Jewish Youth Groups Need to Look Past the Gender Binary

We can retain our unique traditions and relationships without excluding our nonbinary and gender-fluid peers.

As an insecure Jewish teenager scrambling to find your way within the untamed jungle of high school, Jewish youth groups are some kind of paradise. There’s the older members nearly fighting over who will get to drive you home; the free T-shirts, pins, candy, embroidered kippahs and paraphernalia galore that are tossed out like confetti; and the youth-planned events essentially catered to keep you coming back for more.

And for me, it worked, just as planned. Until I recognized that paradise’s fallibility. Specifically, the failure of Jewish youth groups to see beyond a strict gender binary in the sake of keeping its already weakening, outdated traditions alive.

In the Jewish youth group in which I was a devoted member and leader for five years, as in many others, chapters — as well as a large proportion of programs, events, cheers and traditions — are separated decisively and divisively into male and female groups. Boys and girls separate for most chapter events, for example, and, on the night of Havdalah, they form distinct circles to practice their traditional cheers and rituals. In today’s social climate, such organizations crafted on such a strict gender binary are utterly unsustainable and face obsolescence without a clear recognition of the non-binary community and the increasing fluidity of gender identity.

This is not to say that identification based on gender is inherently problematic; in many spheres, such recognition can serve as a powerful source of affirmation, empowerment, identity-building and recognition for those on all ends of the gender spectrum. However, in environments in which the strict gender binary serves as the main sense of belonging and group affiliation, problematic is an understatement.

Not only are non-binary and gender fluid individuals left out in such spaces, but those that do choose to pick a “side” are often persuaded into conforming within an environment of hyper-sexualization and femininity or masculinity.

Official chapter constitutions and documents are often built with strictly she/her or he/him pronouns, depending on the gender classification. In many cases, the main sources of relationship building in Jewish youth groups rely on a toxic hook-up culture, which groups like Jewish Teens for Empowered Consent (JTEC) are on a mission to end.

In my experience, I’ve witnessed myriad hookup hierarchies and ranks of individuals’ worth based on their sexual standing, in which spreading the gory details of a peer’s sexual experience or even filming a friend’s makeout session to post on regional and international social media pages is a normalized trend. Such practices permeate geographical boundaries, as international programs often serve as the climax of such sexual rankings and checklists. These rituals are, of course, also rooted in heteronormativity.

Evidently, the tactic of traditional gender binary enforcement, and often separation between young men and women, isn’t utilized to discourage flirting, hookups and an overall culture of hyper-sexualization; conversely, it serves as its bedrock. Chapter cheers and traditions craft and uphold a culture reliant on sexualizing the “other” gender — “keep yourself in your pants, you can wait ‘till Beau dance” — often determining each member’s worth based on their sexual maturity.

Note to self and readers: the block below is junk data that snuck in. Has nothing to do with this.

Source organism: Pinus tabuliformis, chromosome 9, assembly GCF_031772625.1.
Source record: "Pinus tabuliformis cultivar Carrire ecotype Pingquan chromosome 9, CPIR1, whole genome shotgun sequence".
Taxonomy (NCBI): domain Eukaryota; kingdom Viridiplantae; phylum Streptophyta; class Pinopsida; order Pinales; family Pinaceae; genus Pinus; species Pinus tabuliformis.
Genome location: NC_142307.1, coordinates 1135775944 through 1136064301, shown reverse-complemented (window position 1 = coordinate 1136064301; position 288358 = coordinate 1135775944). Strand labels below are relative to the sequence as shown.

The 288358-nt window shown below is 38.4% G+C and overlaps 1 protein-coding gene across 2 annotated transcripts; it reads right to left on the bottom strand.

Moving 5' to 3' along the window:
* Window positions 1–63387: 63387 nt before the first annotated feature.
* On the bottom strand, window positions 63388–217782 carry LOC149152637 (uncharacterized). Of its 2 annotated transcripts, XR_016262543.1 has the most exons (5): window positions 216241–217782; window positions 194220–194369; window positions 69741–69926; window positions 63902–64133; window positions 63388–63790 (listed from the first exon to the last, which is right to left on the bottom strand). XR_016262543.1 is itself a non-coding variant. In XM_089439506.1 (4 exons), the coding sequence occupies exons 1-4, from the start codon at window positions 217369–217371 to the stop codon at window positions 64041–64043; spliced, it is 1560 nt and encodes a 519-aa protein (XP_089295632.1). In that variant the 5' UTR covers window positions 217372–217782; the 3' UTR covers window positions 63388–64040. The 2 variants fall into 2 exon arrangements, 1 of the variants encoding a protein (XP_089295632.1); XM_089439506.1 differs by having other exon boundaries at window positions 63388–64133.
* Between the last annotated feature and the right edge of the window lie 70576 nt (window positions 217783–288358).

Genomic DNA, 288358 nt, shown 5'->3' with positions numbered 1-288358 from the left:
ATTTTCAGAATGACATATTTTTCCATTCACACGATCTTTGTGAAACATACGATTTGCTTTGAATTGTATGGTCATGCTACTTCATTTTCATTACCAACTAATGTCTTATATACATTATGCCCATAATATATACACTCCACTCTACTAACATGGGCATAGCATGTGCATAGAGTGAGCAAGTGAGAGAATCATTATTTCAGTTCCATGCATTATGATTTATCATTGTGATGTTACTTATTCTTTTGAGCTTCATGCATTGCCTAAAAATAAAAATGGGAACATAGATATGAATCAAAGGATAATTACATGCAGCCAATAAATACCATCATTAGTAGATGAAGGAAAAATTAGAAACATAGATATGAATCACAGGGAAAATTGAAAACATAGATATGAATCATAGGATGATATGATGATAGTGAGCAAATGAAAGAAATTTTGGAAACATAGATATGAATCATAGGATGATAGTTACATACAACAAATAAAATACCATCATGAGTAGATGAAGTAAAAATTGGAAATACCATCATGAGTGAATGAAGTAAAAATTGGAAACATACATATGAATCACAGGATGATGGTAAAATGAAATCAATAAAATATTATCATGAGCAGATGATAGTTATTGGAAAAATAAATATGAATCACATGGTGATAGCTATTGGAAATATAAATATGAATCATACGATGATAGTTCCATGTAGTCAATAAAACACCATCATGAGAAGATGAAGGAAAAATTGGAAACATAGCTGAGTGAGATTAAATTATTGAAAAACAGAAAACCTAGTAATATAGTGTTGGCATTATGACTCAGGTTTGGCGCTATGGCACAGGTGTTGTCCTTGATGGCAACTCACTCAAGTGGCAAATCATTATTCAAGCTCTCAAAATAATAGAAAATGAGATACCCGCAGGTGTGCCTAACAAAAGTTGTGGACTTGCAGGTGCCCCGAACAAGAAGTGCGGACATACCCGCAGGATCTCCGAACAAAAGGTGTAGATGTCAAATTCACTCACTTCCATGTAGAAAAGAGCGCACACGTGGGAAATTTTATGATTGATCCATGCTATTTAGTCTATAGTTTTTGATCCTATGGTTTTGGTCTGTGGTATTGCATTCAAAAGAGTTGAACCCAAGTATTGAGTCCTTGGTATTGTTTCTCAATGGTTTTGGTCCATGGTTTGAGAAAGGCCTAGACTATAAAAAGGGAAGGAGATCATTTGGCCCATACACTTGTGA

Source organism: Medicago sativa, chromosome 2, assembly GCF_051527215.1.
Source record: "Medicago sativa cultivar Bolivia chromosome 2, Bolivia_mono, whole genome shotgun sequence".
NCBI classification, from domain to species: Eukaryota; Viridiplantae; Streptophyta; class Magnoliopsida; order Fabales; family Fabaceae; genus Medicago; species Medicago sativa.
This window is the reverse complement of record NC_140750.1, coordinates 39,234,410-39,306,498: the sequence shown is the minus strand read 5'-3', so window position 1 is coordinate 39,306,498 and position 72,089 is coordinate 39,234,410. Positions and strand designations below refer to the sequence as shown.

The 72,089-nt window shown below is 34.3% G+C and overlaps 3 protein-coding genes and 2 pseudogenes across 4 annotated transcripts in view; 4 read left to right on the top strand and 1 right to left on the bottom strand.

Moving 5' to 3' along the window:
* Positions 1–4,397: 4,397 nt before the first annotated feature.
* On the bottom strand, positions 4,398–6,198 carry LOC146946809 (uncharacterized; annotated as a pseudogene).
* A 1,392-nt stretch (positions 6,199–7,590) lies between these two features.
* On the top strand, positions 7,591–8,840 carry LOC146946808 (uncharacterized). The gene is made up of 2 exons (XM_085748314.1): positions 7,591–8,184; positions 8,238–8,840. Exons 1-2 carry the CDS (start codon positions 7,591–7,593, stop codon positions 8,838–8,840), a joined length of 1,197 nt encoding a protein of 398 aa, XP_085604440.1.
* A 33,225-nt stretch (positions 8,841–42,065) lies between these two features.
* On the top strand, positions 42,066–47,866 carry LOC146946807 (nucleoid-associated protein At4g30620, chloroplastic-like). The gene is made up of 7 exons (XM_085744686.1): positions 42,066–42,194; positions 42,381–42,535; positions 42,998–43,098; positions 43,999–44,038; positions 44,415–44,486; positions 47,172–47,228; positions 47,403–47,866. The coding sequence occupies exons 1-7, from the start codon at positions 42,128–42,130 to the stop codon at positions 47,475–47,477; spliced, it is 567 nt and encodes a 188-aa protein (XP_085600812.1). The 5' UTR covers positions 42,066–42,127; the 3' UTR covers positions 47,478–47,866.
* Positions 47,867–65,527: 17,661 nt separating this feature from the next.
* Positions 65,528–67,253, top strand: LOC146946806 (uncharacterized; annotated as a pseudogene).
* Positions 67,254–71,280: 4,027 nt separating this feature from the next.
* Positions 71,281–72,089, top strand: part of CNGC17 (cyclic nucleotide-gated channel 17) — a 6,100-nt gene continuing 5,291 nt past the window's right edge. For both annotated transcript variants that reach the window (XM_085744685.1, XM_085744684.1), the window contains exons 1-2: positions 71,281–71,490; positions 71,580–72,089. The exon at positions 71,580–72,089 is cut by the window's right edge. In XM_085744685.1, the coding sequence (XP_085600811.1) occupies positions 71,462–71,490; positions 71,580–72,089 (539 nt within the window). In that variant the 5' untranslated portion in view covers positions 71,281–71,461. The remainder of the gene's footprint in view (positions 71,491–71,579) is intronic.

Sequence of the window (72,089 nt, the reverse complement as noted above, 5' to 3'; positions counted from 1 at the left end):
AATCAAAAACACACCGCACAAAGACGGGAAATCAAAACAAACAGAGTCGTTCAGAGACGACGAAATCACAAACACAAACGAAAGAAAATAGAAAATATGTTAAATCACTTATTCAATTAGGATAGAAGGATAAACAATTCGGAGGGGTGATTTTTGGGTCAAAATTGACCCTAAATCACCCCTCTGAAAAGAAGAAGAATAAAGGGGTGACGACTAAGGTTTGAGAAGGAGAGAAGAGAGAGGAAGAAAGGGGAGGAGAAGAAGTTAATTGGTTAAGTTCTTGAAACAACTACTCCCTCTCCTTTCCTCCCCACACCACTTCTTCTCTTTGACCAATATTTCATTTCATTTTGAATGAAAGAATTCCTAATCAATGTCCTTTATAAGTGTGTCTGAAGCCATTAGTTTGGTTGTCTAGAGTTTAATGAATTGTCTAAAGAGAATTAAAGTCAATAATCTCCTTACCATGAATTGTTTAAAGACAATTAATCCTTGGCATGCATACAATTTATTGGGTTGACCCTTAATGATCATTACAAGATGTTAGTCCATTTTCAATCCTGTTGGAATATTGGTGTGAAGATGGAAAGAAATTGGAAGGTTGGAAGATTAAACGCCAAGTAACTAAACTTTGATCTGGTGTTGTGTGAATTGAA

In my home region, an effort I led to replace the exclusive she/her pronouns in our regional constitution with a more generalized they/them raised intense debates over the value of tradition versus social and cultural evolution.

Members responded in disgust and anger as they pondered losing what, to them, felt like the main appeal of such an environment: its acknowledgement of epitomized femininity and rejection of anything else. Others suggested a more neutral she/they replacement, evidently missing the point: that we simply cannot assume that every individual that enters our space identifies with the black-and-white definition of a young woman and the expected beliefs and practices that come along with it.

And this fear is understandable; my own Jewish identity wouldn’t be the same without my youth group experience, and it’s important to maintain the education, diversity, and youth-led initiatives that make these spaces so unique and empowering. Let’s continue the traditions that make our heart and home what it is, while opening up our Saturday night Havdalah circle to place our arms around the teens we’ve previously left behind.

I know we can retain the unique traditions and relationships that fill us with such pride and celebration for our shared spiritual identity without simultaneously upholding a systematic exclusion. We can elect leaders, serve as role models and craft the older-younger member bonds that make our Jewish youth groups so life-changing without gender and sexual experience serving as our sole bonding tactic.

In fact, not only can we maintain our beloved circles of empowerment, understanding and innovation while opening our hearts to the elimination of gender exclusion, but we must, or we risk becoming utterly obsolete.

Alexa Kupor

Alexa Kupor (she/her) is a freshman at Stanford University planning to dabble in French, political science, ethics and feminist literature. When she’s not perusing her Spotify Discover Weekly or the aisles of Trader Joe’s, you can find her reading memoirs and defending the Oxford comma (futilely). Alexa is a 2021-2022 Alma College Writing Fellow.

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